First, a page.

Intellectual Property

What is IP?

The World Intellectual Property Organisation (WIPO) defines Intellectual Property as creations of the mind. This means everything from scientific discoveries to songs. By referring to these things as property organisations such as WIPO seek to give them the same status as physical properties such as land or tools.

Most governments agree with this, so it is possible to own and trade in intellectual property in most countries, much as you would with physical property.

However there are some obvious differences between intellectual and physical property which have resulted in confusion and rebellion.

A resource that never runs out

When you create a piece of physical property you can hold it in your hand. Give it away or sell it, and you no longer hold it. Intellectual property on the other hand remains with you when you pass it to others. For many this undermines its status as property. Unlike physical property, intellectual property increases in value when you share it with others. As the age old adage goes Give a man a fish and he will eat for a day. Teach him how to catch fish and he will never go hungry. He may also teach others so they no longer go hungry either.

On the internet the frailty of intellectual property has been most apparent in the sharing of music. Music can be shared easily with countless other people using the internet. This has angered many people who make their living through selling music – it undermines the way they make their living. Music sharers argue that most of these people do not create music. They just trade in the CDs by which other people can listen to it. The internet cuts out these middle-men. Musicians are still free to make money in other ways, such as playing live to a paying audience. After all, before the development of CDs, records or tapes there were musicians making a living through performance.

Another area of controversy around IP is in the scientific community. Science is founded on the sharing of intellectual property. Isaac Newton said that his discoveries where made by standing on the shoulders of giants, referring to scientists before him. From the viewpoint made possible by their discoveries he could see further and make his own.

Today, in order to make a living, many scientists work directly or indirectly for businesses that obtain ownership of new discoveries. Businesses seek to use these discoveries to gain advantages over their competitors. This would be thwarted by scientists working for different companies and sharing their ideas. In order to be paid many scientists have to prevent others from standing on their shoulders and seeing further.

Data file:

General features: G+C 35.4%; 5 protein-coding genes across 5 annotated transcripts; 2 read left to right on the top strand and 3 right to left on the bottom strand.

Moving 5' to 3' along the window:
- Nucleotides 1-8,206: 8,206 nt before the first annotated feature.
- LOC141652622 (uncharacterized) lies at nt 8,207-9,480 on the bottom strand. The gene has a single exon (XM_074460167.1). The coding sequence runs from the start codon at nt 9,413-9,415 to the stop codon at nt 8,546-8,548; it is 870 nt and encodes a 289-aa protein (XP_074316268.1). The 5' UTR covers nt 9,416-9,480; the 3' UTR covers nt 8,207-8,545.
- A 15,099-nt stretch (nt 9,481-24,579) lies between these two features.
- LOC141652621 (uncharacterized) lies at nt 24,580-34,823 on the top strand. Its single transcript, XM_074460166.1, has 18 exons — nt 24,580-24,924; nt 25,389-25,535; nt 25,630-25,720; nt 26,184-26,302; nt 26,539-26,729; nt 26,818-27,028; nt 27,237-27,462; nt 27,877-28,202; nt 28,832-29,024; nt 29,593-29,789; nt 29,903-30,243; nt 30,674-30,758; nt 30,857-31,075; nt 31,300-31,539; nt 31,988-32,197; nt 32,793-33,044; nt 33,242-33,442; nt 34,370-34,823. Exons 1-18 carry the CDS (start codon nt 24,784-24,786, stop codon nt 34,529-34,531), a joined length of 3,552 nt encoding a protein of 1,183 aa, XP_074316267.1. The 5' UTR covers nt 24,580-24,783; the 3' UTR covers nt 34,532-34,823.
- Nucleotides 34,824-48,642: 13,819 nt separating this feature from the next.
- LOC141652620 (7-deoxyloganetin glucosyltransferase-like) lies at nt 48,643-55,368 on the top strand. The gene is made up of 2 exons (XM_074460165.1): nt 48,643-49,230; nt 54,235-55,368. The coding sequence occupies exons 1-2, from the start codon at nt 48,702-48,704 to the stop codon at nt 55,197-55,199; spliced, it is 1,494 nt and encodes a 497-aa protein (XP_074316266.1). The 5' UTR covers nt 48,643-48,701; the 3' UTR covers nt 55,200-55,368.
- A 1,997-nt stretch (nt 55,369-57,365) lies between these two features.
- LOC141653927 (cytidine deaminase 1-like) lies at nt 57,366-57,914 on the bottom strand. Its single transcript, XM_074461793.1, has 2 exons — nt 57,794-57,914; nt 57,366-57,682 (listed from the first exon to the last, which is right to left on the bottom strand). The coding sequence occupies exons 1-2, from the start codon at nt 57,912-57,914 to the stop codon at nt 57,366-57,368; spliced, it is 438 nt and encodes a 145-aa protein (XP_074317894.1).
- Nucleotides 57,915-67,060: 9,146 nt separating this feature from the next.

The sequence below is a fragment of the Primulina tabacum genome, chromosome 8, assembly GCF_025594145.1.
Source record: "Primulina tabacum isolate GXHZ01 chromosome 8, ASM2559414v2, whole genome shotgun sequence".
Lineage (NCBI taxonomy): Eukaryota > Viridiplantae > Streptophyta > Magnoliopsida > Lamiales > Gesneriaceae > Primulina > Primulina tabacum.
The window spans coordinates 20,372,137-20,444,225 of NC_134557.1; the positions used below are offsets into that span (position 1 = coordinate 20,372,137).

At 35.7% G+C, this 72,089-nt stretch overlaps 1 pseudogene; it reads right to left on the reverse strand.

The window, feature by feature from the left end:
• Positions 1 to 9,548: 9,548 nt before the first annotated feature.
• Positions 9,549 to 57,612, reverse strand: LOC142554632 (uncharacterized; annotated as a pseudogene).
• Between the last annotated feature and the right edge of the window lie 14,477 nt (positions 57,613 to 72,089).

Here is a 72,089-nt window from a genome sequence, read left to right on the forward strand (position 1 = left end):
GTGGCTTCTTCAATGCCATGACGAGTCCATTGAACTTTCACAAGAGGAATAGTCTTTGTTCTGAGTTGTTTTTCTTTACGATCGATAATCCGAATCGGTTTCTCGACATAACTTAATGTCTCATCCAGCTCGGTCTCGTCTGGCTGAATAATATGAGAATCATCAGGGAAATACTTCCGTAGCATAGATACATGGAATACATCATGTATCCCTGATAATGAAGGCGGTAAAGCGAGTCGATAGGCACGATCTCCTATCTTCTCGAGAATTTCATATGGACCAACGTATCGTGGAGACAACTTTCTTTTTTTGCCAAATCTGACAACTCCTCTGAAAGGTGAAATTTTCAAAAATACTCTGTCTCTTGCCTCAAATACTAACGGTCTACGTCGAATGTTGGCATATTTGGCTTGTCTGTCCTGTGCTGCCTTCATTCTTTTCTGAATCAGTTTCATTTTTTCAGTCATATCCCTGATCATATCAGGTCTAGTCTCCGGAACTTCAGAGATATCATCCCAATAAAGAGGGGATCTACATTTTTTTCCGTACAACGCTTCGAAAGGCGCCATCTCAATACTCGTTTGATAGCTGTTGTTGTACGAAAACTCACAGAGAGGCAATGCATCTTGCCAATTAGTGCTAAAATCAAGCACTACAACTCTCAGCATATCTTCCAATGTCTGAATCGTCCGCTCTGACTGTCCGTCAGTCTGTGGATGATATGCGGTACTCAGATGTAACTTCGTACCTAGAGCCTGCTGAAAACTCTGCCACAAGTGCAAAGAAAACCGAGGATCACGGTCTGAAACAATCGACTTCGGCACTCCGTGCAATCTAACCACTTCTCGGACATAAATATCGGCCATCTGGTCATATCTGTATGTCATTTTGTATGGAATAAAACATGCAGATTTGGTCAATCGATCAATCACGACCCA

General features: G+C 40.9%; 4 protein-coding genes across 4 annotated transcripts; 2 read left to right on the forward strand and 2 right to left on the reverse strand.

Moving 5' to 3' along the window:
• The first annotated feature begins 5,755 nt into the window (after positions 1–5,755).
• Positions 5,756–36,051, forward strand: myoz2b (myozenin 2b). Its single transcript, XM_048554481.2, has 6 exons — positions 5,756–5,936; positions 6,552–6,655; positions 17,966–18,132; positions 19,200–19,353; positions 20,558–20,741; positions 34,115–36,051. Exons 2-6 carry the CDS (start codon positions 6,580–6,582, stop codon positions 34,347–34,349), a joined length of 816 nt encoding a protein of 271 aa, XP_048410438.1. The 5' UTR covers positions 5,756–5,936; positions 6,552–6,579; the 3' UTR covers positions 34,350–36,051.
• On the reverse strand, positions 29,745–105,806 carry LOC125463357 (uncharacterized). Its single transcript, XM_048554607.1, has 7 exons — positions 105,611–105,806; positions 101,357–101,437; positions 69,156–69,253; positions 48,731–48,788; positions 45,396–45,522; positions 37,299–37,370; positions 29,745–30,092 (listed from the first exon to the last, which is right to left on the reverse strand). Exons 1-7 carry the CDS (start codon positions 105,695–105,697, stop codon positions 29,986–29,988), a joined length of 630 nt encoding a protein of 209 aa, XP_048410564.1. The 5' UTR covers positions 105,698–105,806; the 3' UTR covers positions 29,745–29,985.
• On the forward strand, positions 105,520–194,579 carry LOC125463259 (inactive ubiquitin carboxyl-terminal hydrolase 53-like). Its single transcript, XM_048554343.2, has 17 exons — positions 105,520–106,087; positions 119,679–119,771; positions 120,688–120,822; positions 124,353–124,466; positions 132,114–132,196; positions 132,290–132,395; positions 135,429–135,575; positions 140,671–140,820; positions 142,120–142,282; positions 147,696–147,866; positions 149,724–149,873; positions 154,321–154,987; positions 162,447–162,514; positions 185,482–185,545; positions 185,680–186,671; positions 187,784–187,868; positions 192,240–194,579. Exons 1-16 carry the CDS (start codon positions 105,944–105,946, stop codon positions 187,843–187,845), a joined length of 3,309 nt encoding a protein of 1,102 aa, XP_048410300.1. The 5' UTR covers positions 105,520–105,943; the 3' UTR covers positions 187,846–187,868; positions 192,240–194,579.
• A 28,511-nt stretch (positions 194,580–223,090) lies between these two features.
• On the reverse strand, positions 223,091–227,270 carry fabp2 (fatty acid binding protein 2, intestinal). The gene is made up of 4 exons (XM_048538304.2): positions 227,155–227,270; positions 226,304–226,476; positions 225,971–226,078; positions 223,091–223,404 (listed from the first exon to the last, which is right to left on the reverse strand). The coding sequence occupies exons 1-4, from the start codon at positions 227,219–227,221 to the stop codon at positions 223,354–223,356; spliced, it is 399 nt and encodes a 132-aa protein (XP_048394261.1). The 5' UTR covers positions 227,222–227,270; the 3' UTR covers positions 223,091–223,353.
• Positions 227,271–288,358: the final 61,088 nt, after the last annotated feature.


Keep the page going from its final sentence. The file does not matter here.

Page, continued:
In both cases we have a tension between advantages for everyone, and advantages for a few. Some would make the argument that without benefits for the few there is no incentive for scientists or musicians to innovate. Others say that the middle-men are no longer necessary in a world where communication is so fast, cheap and easy.

How could this possibly affect Tanzanians?

What on earth is the effect of this on people living in communities with limited access to modern communication techniques? Why should Tanzanians take an interest in IP?

Protecting local IP

Intellectual property is not just the realm of big businesses. Every single person on the planet has the right to benefit from their intellectual property.

The problem is that many small scale societies do not place a monetary value on their knowledge. Farming or medical techniques passed down for millennia amongst groups such as the Maasai and Chagga are intellectual property. However,
who would be so bold to claim they are theirs?

Intellectual property can be something of a land grab – the first to stake claim to a piece of IP becomes the owner. For people in smaller communities this may be hard to achieve, and there is the risk of those better read in the legalities of the system acquiring IP that is not the result of their, or their ancestors hard work.

Farming and IP

The people that may be the first to seriously meet the sharp edge of IP laws may be farmers. The genes of plants can be discovered and therefore become intellectual property. New strains of crops can be claimed as IP. In 1997, RiceTec, a multinational company claimed a patent on basmati rice to worldwide horror. The crop had been grown in India for thousands of years, yet here a relatively young company was seeking to control who could trade in this staple crop!

The use of more legitimate IP can also lead to controversy. Recently a Canadian farmer was sued by the multinational seed company Monsanto for keeping seeds from the previous year’s crops and planting them, in contravention of the license. Comically, the farmer had never signed a license, and claimed that his field had been contaminated by seeds blown in from a neighbouring farm.

As you can see, the world of intellectual property can intrude into the more physical world. It is likely to do so more and more all over the world. It is something even Tanzanians will need to understand.

Interesting links

Originally published in Arusha Times 331


What if the best is past?

Leonard Osborne woke with a start. The last words in his head, rapidly fading as most dreams do: What if the best is now past?